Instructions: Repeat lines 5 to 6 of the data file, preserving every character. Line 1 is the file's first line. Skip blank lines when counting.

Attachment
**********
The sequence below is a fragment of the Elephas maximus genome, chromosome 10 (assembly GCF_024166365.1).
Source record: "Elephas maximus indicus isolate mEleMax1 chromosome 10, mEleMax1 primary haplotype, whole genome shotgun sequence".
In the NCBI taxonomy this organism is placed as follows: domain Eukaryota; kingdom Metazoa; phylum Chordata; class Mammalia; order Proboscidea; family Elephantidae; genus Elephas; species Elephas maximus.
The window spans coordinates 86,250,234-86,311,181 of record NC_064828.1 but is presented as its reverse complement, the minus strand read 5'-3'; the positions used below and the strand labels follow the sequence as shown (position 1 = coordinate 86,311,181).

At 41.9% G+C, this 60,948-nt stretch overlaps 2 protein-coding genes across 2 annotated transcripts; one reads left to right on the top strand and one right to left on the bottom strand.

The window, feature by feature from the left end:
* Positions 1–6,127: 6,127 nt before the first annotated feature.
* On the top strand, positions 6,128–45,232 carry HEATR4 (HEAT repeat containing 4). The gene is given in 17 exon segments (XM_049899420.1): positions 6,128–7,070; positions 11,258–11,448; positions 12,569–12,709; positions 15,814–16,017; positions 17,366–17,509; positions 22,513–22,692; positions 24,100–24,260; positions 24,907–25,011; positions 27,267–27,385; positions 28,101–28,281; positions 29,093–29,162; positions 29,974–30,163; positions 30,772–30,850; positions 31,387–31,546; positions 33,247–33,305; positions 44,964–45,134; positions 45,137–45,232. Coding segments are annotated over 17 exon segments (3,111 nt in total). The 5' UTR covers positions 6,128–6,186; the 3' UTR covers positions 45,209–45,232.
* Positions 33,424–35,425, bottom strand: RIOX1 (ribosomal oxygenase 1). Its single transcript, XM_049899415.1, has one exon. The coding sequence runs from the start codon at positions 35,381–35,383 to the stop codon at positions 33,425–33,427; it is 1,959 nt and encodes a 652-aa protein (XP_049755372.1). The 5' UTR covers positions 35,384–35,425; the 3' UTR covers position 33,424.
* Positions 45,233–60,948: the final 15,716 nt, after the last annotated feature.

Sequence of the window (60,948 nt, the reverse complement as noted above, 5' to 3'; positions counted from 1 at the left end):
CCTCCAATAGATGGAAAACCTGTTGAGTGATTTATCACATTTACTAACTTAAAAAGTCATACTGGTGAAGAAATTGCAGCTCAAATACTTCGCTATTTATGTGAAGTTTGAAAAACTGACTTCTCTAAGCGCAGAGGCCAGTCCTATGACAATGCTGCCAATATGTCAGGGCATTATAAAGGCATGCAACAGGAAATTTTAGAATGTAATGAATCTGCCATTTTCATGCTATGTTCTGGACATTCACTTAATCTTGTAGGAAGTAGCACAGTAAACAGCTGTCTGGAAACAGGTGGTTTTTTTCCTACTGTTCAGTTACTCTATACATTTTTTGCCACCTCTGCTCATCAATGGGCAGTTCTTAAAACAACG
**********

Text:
At 41.9% G+C, this 60,948-nt stretch overlaps 2 protein-coding genes across 2 annotated transcripts; one reads left to right on the top strand and one right to left on the bottom strand.

The window, feature by feature from the left end: